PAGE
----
Several emotionally charged scenes between Verver and his wife, Charlotte (a beautiful, conniving blonde), were filmed on the steps of Burghley's imposing Hell Staircase. The ceilings were painted in the late 17th century by Antonio Verrio, and depict souls writhing in picturesque torment. The murals turn out to be an apt metaphor for Charlotte's descent into despair when her stepson-in-law breaks off their affair. "Don't you understand?" asks Amerigo. "I love my wife."


"Practically speaking, it was a convenient staircase for filming," Ivory says. "Because of the way it branches out into two sides, we could put lamps on one side to light the other. Those stone steps are so wide and strong, the crew could move up and down without endangering the house."

Lady Victoria Leatham, a descendant of William Cecil and the current chatelaine of Burghley, was astonished by the size of the 100-plus crew. "You hear terrible stories about boom mikes crashing into chandeliers," she says. "But everyone was very careful, and we were thrilled with how it all turned out." She does admit to being peeved at not landing a cameo. "All the extras had been chosen before they got to us," Leatham says wistfully. "But by the time you had been squashed into one of those corsets, you probably wouldn't have been able to breathe."

IVORY CHOSE HELMINGHAM HALL TO STAND IN AS Matcham, the moated country house where the clandestine lovers attend a weekend party. He remembered Helmingham from when he scouted locations for The Remains of the Day. Its current inhabitant is the genial and unflappable Lord Tollemache, whose family has lived there for some 600 years.

"If it had been my house and they'd said, 'You're going to have people sliding down the stairs on silver trays,' I'd have been a little nervous," Ivory recalls, referring to a scene of country-house high jinks. "But Tollemache said, 'It's happened so many times, I'm not worried at all.' "

During the first few weeks of shooting, the stars of The Golden Bowl stayed at Hintlesham Hall, a country hotel near Ipswich, in Suffolk. Hintlesham has both superb cuisine and a strict dress code. "The hotel didn't allow the actors in the dining room, because we couldn't be depended on to dress properly for dinner," Huston recalls wryly. (Much to Ivory's surprise, even he was turned away for failing to wear a jacket.) Instead, the cast was assigned a separate "show folks" room, which always filled up quickly. "So one was told that one couldn't have dinner at all," Huston says. "That was very bad news after a fourteen-hour workday, grand homes or no grand homes."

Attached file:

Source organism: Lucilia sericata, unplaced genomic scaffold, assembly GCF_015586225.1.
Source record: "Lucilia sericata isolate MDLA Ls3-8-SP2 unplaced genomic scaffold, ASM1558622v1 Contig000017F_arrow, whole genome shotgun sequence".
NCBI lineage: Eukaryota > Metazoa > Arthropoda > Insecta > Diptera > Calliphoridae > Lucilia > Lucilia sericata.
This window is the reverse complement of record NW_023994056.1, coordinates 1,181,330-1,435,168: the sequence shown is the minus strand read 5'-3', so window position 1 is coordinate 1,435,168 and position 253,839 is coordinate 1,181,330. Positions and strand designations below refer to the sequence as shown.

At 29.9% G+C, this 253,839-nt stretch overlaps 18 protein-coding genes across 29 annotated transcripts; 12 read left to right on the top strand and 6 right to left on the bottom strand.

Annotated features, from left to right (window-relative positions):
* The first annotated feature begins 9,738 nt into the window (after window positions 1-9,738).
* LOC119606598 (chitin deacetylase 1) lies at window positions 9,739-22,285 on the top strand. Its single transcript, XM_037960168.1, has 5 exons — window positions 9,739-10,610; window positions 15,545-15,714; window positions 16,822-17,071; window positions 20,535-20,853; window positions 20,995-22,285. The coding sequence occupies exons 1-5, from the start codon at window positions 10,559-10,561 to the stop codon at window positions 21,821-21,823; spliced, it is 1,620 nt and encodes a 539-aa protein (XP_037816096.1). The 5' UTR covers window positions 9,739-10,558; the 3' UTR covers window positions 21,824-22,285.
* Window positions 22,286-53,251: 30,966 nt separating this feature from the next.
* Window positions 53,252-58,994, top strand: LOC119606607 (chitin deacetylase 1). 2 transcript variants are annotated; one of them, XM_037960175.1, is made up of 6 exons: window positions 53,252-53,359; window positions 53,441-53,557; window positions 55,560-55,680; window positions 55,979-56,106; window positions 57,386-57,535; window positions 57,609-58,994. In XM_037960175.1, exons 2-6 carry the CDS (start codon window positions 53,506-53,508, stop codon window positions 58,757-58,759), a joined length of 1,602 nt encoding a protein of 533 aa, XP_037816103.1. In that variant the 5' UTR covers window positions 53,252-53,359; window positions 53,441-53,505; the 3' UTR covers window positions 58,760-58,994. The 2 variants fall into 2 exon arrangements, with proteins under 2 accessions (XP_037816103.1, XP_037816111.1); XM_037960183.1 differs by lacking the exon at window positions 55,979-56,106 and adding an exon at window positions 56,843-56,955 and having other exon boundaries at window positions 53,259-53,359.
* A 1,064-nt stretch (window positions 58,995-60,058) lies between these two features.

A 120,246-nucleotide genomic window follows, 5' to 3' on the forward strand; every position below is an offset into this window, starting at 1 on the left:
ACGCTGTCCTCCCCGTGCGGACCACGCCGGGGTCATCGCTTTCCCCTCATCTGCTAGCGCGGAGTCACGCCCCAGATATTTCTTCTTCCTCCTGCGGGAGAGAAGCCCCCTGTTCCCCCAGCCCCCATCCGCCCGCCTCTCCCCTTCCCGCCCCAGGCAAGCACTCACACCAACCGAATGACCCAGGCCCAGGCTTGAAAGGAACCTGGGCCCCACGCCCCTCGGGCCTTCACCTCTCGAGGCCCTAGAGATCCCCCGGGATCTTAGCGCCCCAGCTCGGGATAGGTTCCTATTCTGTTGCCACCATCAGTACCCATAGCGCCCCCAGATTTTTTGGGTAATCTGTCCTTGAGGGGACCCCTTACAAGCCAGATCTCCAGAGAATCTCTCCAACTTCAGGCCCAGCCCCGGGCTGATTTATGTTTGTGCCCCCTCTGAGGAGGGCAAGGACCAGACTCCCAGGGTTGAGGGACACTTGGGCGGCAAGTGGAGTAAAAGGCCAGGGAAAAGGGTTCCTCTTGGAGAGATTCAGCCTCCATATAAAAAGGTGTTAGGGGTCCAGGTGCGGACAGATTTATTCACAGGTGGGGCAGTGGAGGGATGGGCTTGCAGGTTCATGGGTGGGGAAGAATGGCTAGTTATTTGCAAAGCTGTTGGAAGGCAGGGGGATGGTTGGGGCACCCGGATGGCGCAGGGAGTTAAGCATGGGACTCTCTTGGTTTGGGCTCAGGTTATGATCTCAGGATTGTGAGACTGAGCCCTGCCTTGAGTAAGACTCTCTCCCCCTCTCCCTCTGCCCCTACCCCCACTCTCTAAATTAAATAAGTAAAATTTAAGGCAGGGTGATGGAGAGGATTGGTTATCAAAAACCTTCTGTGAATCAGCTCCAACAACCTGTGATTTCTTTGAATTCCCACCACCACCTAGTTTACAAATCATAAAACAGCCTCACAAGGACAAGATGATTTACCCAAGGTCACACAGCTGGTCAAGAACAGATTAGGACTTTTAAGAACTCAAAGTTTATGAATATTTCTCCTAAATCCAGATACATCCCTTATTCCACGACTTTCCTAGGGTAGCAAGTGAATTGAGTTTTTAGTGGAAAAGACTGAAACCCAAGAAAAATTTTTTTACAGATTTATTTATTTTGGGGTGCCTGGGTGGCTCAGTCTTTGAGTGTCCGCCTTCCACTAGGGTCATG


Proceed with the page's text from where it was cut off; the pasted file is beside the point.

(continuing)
To everyone's amusement, the hotel also seemed incapable of distinguishing among the film's famous names. Huston was tickled to receive a phone message from Ethan Hawke in which the young actor declared his love. (The note was actually intended for Thurman, Hawke's wife.)

After the comedy of errors at Hintlesham Hall, the traveling players moved on to Stapleford Park hotel, a luxurious country house near Belvoir Castle (pronounced "beaver"). Its legendary picture gallery, with its Holbein portrait of Henry VIII, was used as an interior for Fawns. When they arrived, the Bombay-born Merchant, 64, appeared to exert his famously persuasive charm to ensure that feathers would remain unruffled. And in a traditional act of Merchant Ivory diplomacy, he also cooked up one of his celebrated curries for the troupe. "Ismail's curries are always part of his pitches to the actors, to help persuade us to do the movie," says Nick Nolte, who previously starred in the team's Jefferson in Paris. "We all buy into it," he says with a chuckle, "because James and Ismail are tremendous to work with."

Like Hitchcock, Merchant enjoys making occasional cameo appearances in his own films. Huston recalls being startled when the beatific producer showed up as an extra at a fancy ball, dressed as an Indian potentate in "full maharajah jewels. We're not talking paste." She was clearly impressed by the dazzling array of vintage rubies and emeralds, on loan from Spinks in London. "Ismail basically had the Taj Mahal around his neck!"

Merchant is amused by Huston's astonishment at his rented finery. "Ah, you see," he says, laughing, "Merchant Ivory goes to great lengths for authenticity."

SEEING THE SITES
Burghley House Near Stamford, Lincolnshire; 44-1780/752-451; www.burghley.co.uk. Open for guided tours weekdays 11 a.m.—4:30 p.m. through October 7.

Belvoir Castle Near Grantham, Lincolnshire; 44-1476/870-262, fax 44-1476/870-443; www.belvoircastle.com. Open to the public through October.

Helmingham Hall Near Stowmarket, Suffolk; 44-1473/890-597, fax 44-1473/890-776; www.members.aol.com/helmingest. Gardens and deer park (but not the 1510 Tudor house) open to the public every Sunday 2 p.m.—6 p.m. through September.